Compressed Gas Safety Overview
National Institute of Occupational Safety and Health (NIOSH) Publication 2007-107
U.S. Department of Labor, Occupational Safety and Health Administration, 20CFR 1910.
U.S. Department of Labor, Occupational Safety and Health Administration, 20CFR 1910., Subpart H, Sections, 1910.101 1910.102 1910.103 1910.104 1910.105 1910.110
U.S. Department of Labor, Occupational Safety and Health Administration, 20CFR 1910, Subpart M, Section 1910.169
U.S. Department of Labor, Occupational Safety and Health Administration, 20CFR 1910, Subpart Q, Sections 1910.253 and 1919.254
Compressed Gas Association, Pamphlet P-1 2008 Safe Handling of Compressed Gases in Containers
PHMSA— DOT, 49 CFR 173.301 - General requirements for shipment of compressed gases and other hazardous materials in cylinders, UN pressure receptacles and spherical pressure vessels.
National Fire Prevention Association (NFPA) 55—Compressed Gases and Cryogenic Fluids Code
Identify hazards associated with cylinder dispensing, control components, and contents.
Recall practices to safely use compressed gas cylinders and their components.
Identify safe methods of moving and storing compressed gas cylinders.
The purpose of this lesson is to address the hazards inherent in compressed gas and provide best practices for using, moving, and storing compressed gas containers.
In order to recognize the hazards posed by compressed gas cylinders, you must first be able to recognize the specific parts of the cylinder and have a general knowledge of how these things work. Compressed gas cylinders can pose the hazard of an explosion when the metal pressure vessel fails. A common factor in that scenario is the misuse or abuse of the cylinder or valve while it is under pressure. Another hazard is the sudden release of pressure from the cylinder, as mentioned above.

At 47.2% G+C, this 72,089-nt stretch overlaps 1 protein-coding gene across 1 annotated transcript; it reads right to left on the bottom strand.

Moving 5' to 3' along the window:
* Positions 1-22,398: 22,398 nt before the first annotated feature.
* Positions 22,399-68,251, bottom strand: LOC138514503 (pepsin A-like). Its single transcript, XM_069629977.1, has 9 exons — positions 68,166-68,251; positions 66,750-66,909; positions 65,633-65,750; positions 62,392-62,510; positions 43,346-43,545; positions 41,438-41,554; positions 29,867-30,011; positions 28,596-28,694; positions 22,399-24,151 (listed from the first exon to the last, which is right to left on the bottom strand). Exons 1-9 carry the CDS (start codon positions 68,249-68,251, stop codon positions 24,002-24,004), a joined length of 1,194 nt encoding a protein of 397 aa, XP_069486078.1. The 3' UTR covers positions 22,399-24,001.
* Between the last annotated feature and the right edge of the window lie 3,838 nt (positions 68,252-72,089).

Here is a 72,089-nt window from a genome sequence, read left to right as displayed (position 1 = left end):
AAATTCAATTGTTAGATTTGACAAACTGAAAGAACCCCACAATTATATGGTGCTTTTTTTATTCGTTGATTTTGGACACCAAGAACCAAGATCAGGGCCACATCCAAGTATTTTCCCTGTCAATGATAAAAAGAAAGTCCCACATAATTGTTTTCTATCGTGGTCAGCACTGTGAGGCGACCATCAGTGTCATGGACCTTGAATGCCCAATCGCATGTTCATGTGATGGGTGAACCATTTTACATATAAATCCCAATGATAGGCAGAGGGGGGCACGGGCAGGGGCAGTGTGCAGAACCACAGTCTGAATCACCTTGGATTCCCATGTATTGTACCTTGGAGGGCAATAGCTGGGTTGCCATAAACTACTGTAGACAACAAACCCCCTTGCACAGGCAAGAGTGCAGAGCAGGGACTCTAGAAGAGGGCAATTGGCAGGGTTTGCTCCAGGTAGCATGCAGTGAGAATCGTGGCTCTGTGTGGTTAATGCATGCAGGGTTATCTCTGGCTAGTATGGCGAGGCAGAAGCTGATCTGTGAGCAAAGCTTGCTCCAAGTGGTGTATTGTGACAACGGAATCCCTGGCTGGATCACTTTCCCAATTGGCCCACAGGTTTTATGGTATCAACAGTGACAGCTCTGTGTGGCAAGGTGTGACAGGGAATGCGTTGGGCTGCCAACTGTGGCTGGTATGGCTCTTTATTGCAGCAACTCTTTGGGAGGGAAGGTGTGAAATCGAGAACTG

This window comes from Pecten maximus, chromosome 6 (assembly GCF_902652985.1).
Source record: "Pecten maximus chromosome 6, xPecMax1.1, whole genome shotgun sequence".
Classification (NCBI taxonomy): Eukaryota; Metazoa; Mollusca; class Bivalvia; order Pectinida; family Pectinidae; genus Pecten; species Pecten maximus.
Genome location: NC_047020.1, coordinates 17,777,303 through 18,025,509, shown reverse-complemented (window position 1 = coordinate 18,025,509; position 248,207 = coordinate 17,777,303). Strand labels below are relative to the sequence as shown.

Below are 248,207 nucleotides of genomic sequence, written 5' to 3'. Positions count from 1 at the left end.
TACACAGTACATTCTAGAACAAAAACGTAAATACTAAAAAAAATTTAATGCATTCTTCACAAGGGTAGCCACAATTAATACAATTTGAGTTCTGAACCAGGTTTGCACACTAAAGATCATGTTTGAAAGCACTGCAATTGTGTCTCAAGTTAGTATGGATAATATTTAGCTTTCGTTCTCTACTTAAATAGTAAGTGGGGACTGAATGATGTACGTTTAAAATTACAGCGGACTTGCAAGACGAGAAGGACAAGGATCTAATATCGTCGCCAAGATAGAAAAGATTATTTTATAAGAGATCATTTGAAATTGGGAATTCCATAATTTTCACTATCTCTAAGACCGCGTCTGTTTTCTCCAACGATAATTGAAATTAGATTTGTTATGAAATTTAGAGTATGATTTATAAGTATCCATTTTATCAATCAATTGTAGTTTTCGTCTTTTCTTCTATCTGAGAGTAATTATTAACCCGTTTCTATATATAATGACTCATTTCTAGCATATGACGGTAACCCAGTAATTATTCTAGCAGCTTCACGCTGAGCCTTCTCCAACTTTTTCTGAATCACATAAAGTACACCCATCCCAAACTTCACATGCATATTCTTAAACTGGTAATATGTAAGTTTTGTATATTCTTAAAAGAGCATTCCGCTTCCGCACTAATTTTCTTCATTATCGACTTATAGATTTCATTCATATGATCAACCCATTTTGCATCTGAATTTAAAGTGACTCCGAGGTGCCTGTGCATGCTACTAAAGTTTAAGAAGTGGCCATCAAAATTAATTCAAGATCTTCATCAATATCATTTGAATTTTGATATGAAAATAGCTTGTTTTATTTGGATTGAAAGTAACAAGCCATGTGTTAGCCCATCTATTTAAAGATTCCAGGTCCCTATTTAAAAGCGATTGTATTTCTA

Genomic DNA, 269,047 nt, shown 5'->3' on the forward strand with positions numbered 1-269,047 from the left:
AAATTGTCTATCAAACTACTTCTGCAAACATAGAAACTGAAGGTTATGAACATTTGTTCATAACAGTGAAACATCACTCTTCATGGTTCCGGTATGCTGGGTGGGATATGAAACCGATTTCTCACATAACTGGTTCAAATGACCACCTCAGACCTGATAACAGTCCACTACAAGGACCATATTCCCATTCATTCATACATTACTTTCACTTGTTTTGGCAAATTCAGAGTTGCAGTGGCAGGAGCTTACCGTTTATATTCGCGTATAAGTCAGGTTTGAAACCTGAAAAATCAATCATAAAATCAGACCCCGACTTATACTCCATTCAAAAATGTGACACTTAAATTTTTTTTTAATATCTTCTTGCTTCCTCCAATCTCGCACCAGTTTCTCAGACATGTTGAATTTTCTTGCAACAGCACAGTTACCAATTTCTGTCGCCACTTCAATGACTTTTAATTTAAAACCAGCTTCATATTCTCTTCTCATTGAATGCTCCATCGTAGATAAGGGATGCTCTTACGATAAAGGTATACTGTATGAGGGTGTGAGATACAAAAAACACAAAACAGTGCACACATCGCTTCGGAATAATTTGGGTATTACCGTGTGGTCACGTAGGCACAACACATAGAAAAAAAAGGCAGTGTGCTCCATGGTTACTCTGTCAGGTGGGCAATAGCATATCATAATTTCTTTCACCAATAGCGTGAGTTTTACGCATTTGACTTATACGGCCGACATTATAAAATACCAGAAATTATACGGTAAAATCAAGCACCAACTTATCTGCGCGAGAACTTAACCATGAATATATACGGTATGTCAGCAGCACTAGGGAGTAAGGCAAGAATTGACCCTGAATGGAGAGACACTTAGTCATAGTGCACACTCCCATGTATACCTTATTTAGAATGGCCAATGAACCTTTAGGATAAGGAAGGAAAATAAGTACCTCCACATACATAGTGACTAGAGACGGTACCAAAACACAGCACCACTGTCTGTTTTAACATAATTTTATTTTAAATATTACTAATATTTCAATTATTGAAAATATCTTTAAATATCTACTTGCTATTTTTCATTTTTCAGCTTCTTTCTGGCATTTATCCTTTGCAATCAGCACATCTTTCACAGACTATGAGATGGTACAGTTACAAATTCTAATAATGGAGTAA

Compressed gas cylinders may contain many types of gases. Some of the more common gases used in pressure cylinders include those that are combustible, flammable and/or explosive, poisonous, or that are corrosive, reactive, or inert. Compressed gas cylinders could also contain gases that share a combination of some of these characteristics. It is important to know what is inside, so accurate labeling, marking, and dating are each critical precautions for safety.
Only properly trained personnel with the appropriate personal protective equipment should handle compressed gas cylinders because the release of these gases could result in injury or death from fire, explosion or exposure. If you are using compressed gases, you must be trained in the safe use of pressurized systems and the materials they contain. You should also be trained in all elements of your company's Hazard Communication Program and in the hazards and precautions associated with the materials you are using.
Before working with a compressed gas cylinder, always read the label. Make sure you know what’s in it, what you’re working with. The contents of any compressed gas cylinder must be clearly identified. Don’t accept a cylinder for use that does not legibly identify the contents.
Gas identification may be stenciled or stamped on the cylinder. Gas may also be identified on a label that is solidly attached to the cylinder. Commercially available tag systems may also be used for identification.